The rite of passage between primary and secondary should be celebrated, says Robert Holmes
For years teachers have been exhorted to ensure that the transition between primary and secondary school is seamless. This is about ensuring continuity, coherence: about avoiding the dislocation of the summer break; the perceived dip in attainment. It is a focus on sameness; uniformity; to ensure that there is no trauma in moving from P7 to S1. However, in attempting to provide this seamless bridge we are really doing our pupils a great disservice. It is not so much seamless as seem-less.
As a society we have been moving, unquestioningly it seems, towards a culture where we require that the difficulties and challenges in life are removed; softened; taken away. The aim appears to be to try to make living a smooth and carefree process. Difficulties and problems have no place in our well-ordered and managed existence. Instance the incredible increase in consumer credit; the vast profits that pharmaceutical companies make in providing painkillers and other instant remedies. Instance the comfort we take in the prepared and pre-packaged food we eat, without thinking about the chemical consequences.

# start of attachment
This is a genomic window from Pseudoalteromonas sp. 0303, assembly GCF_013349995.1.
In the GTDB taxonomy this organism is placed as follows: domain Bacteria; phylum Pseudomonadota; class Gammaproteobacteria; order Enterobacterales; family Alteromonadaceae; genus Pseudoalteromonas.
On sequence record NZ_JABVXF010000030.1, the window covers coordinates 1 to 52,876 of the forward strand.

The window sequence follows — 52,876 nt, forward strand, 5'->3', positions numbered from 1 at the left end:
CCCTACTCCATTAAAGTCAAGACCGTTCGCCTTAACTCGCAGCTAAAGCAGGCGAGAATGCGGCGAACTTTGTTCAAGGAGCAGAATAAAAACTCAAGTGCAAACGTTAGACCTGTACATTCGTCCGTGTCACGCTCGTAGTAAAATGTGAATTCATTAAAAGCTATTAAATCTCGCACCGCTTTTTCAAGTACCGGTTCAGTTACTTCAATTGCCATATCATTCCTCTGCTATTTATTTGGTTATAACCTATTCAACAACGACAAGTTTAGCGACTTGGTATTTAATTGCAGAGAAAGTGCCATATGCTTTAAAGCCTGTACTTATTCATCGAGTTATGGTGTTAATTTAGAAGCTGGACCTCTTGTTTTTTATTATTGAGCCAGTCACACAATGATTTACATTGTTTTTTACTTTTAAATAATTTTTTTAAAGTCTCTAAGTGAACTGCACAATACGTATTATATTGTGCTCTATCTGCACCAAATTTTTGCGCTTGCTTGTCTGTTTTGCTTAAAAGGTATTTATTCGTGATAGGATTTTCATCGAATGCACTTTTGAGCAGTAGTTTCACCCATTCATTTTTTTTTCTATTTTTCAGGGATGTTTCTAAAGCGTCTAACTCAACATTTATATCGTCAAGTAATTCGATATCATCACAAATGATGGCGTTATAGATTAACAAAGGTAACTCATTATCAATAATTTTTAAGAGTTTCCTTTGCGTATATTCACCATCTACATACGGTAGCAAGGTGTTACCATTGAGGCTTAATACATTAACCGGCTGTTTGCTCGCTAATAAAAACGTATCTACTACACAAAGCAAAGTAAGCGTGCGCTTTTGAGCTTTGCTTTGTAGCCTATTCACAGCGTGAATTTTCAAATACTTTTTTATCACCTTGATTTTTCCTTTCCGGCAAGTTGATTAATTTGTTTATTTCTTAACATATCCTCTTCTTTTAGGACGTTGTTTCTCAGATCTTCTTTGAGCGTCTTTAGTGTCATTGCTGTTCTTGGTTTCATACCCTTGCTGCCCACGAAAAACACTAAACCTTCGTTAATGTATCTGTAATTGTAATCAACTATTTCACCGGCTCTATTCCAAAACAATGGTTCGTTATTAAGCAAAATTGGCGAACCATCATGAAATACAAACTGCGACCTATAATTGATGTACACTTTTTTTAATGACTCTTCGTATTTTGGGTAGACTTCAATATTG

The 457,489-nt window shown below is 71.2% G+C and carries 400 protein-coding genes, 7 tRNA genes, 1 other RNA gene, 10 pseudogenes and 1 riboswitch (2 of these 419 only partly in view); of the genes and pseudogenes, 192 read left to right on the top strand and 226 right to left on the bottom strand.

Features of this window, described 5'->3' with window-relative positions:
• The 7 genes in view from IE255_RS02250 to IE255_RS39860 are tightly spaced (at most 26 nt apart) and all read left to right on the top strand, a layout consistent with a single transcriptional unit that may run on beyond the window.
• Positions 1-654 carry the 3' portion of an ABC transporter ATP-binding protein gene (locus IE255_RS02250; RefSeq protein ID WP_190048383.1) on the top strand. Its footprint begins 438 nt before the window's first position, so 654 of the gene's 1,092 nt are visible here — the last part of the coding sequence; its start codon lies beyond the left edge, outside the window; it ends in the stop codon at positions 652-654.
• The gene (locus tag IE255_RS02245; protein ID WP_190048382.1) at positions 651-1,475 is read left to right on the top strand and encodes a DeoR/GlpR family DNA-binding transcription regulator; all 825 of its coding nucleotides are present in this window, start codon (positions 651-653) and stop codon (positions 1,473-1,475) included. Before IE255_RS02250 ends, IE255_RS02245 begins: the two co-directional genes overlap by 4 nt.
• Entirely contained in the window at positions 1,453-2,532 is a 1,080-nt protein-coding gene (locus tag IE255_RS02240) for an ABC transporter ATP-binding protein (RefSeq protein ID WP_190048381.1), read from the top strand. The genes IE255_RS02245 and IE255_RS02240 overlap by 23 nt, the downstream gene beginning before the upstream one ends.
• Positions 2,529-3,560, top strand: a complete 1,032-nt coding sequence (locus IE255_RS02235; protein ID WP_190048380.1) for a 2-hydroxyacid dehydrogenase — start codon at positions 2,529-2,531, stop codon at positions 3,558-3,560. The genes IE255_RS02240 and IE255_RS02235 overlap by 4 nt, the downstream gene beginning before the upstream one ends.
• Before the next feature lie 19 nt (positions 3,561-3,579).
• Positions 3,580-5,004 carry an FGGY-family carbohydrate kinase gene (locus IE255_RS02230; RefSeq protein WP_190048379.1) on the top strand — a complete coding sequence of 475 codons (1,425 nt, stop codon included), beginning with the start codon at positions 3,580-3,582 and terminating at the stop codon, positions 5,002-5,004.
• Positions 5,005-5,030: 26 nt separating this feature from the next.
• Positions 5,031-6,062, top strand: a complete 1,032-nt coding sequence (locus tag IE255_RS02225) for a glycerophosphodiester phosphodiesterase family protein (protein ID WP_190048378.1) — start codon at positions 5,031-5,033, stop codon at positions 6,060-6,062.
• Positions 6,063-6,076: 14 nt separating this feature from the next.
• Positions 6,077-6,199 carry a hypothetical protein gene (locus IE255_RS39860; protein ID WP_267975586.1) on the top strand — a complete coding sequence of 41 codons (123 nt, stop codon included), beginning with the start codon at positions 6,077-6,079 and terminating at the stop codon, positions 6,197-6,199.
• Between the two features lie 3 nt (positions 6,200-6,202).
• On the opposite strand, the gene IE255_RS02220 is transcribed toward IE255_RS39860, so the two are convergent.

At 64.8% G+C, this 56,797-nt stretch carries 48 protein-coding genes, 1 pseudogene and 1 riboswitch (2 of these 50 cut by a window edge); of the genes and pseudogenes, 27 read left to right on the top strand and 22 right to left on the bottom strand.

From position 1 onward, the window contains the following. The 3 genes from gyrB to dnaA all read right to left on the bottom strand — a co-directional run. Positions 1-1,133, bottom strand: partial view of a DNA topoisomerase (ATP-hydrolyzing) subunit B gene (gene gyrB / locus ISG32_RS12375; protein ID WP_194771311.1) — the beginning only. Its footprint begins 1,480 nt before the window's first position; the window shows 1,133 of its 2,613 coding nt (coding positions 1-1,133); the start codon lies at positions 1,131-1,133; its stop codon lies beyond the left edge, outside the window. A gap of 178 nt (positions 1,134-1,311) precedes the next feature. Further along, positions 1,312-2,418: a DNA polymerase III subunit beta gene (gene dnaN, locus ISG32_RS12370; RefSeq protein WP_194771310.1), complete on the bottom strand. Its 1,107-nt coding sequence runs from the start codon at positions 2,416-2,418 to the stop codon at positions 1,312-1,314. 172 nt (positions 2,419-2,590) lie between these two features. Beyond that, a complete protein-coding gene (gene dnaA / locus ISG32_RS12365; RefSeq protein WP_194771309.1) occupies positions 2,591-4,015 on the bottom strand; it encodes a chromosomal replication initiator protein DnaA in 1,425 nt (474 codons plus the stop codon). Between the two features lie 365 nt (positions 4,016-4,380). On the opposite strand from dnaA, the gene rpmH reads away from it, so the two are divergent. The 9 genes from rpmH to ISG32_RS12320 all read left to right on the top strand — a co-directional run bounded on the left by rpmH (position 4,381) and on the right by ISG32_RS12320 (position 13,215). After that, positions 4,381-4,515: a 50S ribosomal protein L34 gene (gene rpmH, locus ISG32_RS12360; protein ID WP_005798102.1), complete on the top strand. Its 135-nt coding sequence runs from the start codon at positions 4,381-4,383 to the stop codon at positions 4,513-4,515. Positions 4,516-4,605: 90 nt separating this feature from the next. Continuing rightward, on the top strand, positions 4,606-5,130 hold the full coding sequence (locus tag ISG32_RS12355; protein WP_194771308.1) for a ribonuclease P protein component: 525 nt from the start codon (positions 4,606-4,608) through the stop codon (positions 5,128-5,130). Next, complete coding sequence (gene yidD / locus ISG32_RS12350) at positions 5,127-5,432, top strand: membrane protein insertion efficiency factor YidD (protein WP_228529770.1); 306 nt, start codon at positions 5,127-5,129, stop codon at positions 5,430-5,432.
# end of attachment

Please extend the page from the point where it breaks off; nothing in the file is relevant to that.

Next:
Do we really want our children to grow up in a world where they are not challenged academically and physically? Where they are not challenged intellectually and emotionally? Where one experience merges painlessly with the next: so that their sense of discrimination is neutralised? The journey through school, through life, is sometimes difficult and demanding - we need to help equip our pupils better by allowing them to experience the diversity of living as much as possible - not as little.
T S Eliot remarked: "What we call the beginning is often the end And to make an end is to make a beginning The end is where we start from." Our journey through life is about change and renewal. Witness the rhythms of the day or the seasons of the year. Once we go from here to there, we find another here which in turn takes us to another there. And so on. That is the richness and unpredictability of life. Let's preserve it. Let's do it by not masking it from our children.